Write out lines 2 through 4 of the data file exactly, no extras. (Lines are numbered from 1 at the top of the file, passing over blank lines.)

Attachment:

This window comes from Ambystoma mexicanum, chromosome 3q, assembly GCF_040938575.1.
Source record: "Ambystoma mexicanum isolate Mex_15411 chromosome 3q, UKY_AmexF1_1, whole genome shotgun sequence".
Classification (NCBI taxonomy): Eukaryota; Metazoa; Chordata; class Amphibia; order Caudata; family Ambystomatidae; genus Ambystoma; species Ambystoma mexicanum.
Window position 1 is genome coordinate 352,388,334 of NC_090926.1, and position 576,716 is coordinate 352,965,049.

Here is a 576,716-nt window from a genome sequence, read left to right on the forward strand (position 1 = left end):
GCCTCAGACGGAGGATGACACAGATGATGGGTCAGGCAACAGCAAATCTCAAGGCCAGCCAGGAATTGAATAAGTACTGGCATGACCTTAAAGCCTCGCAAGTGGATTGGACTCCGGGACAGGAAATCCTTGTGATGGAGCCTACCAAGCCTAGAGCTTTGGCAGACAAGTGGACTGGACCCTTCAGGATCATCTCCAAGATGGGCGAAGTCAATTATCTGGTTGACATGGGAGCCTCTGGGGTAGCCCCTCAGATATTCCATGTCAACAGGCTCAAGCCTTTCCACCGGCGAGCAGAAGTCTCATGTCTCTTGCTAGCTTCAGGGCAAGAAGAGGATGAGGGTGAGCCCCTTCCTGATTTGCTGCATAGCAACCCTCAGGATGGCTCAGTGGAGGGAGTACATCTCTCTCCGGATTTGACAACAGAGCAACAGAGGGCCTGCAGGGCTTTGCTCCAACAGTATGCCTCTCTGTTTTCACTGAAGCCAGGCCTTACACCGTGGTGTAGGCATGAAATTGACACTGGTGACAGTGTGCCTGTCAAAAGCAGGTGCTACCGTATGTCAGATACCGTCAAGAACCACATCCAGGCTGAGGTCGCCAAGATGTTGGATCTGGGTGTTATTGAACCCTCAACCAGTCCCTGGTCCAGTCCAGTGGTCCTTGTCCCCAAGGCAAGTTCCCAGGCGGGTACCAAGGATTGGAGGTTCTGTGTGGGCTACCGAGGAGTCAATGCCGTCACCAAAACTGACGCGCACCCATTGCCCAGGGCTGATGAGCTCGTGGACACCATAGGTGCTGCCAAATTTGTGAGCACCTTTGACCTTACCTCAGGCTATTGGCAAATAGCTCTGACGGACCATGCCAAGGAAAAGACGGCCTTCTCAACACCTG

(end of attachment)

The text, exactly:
Source record: "Ambystoma mexicanum isolate Mex_15411 chromosome 3q, UKY_AmexF1_1, whole genome shotgun sequence".
Classification (NCBI taxonomy): Eukaryota; Metazoa; Chordata; class Amphibia; order Caudata; family Ambystomatidae; genus Ambystoma; species Ambystoma mexicanum.
Window position 1 is genome coordinate 352,388,334 of NC_090926.1, and position 576,716 is coordinate 352,965,049.